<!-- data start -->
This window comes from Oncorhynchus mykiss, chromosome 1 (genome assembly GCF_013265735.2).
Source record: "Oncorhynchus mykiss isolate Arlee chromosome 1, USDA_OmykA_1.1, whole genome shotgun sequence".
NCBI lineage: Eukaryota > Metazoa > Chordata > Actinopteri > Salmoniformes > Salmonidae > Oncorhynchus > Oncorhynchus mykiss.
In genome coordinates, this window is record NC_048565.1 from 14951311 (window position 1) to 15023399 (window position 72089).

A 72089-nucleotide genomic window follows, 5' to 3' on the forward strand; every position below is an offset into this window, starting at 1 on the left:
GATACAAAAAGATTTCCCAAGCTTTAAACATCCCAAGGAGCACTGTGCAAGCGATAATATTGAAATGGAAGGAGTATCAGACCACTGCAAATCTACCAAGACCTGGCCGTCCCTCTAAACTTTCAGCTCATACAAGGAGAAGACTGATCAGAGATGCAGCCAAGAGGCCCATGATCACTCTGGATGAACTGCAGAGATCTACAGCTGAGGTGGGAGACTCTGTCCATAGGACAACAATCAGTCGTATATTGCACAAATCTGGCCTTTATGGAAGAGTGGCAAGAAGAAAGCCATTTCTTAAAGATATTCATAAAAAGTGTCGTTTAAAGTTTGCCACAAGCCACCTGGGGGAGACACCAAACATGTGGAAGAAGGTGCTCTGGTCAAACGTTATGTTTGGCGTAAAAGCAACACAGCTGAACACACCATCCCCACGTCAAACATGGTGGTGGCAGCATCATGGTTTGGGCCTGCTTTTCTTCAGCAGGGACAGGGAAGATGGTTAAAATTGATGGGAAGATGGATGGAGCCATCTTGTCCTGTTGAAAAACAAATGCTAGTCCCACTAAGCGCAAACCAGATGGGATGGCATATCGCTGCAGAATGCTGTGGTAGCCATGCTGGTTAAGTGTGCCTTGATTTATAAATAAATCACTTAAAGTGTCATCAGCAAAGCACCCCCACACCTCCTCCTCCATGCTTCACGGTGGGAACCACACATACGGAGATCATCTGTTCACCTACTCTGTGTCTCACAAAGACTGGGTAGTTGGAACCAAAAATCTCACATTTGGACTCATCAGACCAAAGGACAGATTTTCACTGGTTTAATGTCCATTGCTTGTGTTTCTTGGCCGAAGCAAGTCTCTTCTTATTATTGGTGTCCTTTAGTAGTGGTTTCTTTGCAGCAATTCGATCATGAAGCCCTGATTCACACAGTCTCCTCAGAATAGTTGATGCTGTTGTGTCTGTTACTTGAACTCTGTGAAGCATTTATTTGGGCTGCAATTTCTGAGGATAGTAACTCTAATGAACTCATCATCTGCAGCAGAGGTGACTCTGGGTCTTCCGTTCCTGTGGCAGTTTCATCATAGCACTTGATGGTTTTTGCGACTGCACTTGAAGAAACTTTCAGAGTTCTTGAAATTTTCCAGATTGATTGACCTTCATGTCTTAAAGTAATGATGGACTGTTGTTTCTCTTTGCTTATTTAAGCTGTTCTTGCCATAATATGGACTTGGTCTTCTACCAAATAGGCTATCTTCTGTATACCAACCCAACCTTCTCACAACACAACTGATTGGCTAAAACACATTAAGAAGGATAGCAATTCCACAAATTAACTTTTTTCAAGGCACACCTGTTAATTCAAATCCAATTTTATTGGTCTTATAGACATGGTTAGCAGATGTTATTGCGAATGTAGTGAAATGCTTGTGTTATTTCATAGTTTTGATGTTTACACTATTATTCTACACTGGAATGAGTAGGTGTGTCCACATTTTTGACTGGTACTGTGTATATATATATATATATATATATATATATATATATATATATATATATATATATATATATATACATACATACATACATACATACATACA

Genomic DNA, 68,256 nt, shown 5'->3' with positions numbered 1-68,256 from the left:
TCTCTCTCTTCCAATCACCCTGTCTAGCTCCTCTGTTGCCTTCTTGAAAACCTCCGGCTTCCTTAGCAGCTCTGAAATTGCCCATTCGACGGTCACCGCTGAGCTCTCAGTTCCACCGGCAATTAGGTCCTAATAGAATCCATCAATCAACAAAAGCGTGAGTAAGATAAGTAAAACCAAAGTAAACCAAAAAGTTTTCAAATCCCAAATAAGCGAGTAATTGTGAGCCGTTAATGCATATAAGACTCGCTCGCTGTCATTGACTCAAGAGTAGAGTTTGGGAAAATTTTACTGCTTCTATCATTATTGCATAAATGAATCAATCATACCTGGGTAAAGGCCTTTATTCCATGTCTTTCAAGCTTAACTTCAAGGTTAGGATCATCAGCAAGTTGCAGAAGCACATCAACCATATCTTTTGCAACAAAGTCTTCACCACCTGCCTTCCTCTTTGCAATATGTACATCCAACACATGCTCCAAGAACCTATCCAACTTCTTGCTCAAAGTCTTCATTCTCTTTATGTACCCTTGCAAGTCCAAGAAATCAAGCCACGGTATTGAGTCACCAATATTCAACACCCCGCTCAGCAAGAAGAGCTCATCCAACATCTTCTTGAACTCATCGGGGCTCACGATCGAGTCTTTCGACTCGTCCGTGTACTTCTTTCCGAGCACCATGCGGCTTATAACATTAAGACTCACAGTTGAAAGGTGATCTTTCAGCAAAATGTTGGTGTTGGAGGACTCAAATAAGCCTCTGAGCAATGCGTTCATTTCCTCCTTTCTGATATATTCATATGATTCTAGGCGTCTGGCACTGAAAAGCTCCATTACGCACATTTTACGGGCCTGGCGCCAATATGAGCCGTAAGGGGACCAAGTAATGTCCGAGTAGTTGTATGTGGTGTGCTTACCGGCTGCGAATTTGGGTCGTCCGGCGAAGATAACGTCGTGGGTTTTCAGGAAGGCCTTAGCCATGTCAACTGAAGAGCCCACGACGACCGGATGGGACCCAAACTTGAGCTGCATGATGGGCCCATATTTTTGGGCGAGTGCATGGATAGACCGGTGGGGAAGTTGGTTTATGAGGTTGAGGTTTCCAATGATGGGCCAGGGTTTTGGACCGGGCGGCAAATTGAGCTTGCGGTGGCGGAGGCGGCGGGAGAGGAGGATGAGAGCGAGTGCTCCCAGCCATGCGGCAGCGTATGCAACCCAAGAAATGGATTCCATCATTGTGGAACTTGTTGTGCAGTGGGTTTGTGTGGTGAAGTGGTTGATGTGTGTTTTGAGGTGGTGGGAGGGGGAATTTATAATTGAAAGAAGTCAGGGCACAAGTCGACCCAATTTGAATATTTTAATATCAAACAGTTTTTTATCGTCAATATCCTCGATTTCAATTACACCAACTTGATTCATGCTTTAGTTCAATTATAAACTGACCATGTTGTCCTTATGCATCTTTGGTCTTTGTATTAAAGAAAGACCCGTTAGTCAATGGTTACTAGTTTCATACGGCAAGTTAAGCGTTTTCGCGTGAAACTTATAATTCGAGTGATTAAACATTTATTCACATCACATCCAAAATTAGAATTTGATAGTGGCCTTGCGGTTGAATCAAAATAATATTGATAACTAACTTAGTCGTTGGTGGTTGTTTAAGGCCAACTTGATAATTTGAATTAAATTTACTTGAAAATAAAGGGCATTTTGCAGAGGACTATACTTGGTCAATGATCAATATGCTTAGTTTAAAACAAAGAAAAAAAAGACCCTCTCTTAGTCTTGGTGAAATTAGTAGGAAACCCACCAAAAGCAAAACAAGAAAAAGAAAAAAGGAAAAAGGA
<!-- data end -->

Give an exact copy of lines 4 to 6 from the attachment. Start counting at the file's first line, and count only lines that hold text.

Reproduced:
In genome coordinates, this window is record NC_048565.1 from 14951311 (window position 1) to 15023399 (window position 72089).

A 72089-nucleotide genomic window follows, 5' to 3' on the forward strand; every position below is an offset into this window, starting at 1 on the left:
GATACAAAAAGATTTCCCAAGCTTTAAACATCCCAAGGAGCACTGTGCAAGCGATAATATTGAAATGGAAGGAGTATCAGACCACTGCAAATCTACCAAGACCTGGCCGTCCCTCTAAACTTTCAGCTCATACAAGGAGAAGACTGATCAGAGATGCAGCCAAGAGGCCCATGATCACTCTGGATGAACTGCAGAGATCTACAGCTGAGGTGGGAGACTCTGTCCATAGGACAACAATCAGTCGTATATTGCACAAATCTGGCCTTTATGGAAGAGTGGCAAGAAGAAAGCCATTTCTTAAAGATATTCATAAAAAGTGTCGTTTAAAGTTTGCCACAAGCCACCTGGGGGAGACACCAAACATGTGGAAGAAGGTGCTCTGGTCAAACGTTATGTTTGGCGTAAAAGCAACACAGCTGAACACACCATCCCCACGTCAAACATGGTGGTGGCAGCATCATGGTTTGGGCCTGCTTTTCTTCAGCAGGGACAGGGAAGATGGTTAAAATTGATGGGAAGATGGATGGAGCCATCTTGTCCTGTTGAAAAACAAATGCTAGTCCCACTAAGCGCAAACCAGATGGGATGGCATATCGCTGCAGAATGCTGTGGTAGCCATGCTGGTTAAGTGTGCCTTGATTTATAAATAAATCACTTAAAGTGTCATCAGCAAAGCACCCCCACACCTCCTCCTCCATGCTTCACGGTGGGAACCACACATACGGAGATCATCTGTTCACCTACTCTGTGTCTCACAAAGACTGGGTAGTTGGAACCAAAAATCTCACATTTGGACTCATCAGACCAAAGGACAGATTTTCACTGGTTTAATGTCCATTGCTTGTGTTTCTTGGCCGAAGCAAGTCTCTTCTTATTATTGGTGTCCTTTAGTAGTGGTTTCTTTGCAGCAATTCGATCATGAAGCCCTGATTCACACAGTCTCCTCAGAATAGTTGATGCTGTTGTGTCTGTTACTTGAACTCTGTGAAGCATTTATTTGGGCTGCAATTTCTGAGGATAGTAACTCTAATGAACTCATCATCTGCAGCAGAGGTGACTCTGGGTCTTCCGTTCCTGTGGCAGTTTCATCATAGCACTTGATGGTTTTTGCGACTGCACTTGAAGAAACTTTCAGAGTTCTTGAAATTTTCCAGATTGATTGACCTTCATGTCTTAAAGTAATGATGGACTGTTGTTTCTCTTTGCTTATTTAAGCTGTTCTTGCCATAATATGGACTTGGTCTTCTACCAAATAGGCTATCTTCTGTATACCAACCCAACCTTCTCACAACACAACTGATTGGCTAAAACACATTAAGAAGGATAGCAATTCCACAAATTAACTTTTTTCAAGGCACACCTGTTAATTCAAATCCAATTTTATTGGTCTTATAGACATGGTTAGCAGATGTTATTGCGAATGTAGTGAAATGCTTGTGTTATTTCATAGTTTTGATGTTTACACTATTATTCTACACTGGAATGAGTAGGTGTGTCCACATTTTTGACTGGTACTGTGTATATATATATATATATATATATATATATATATATATATATATATATATATATATATATATACATACATACATACATACATACATACA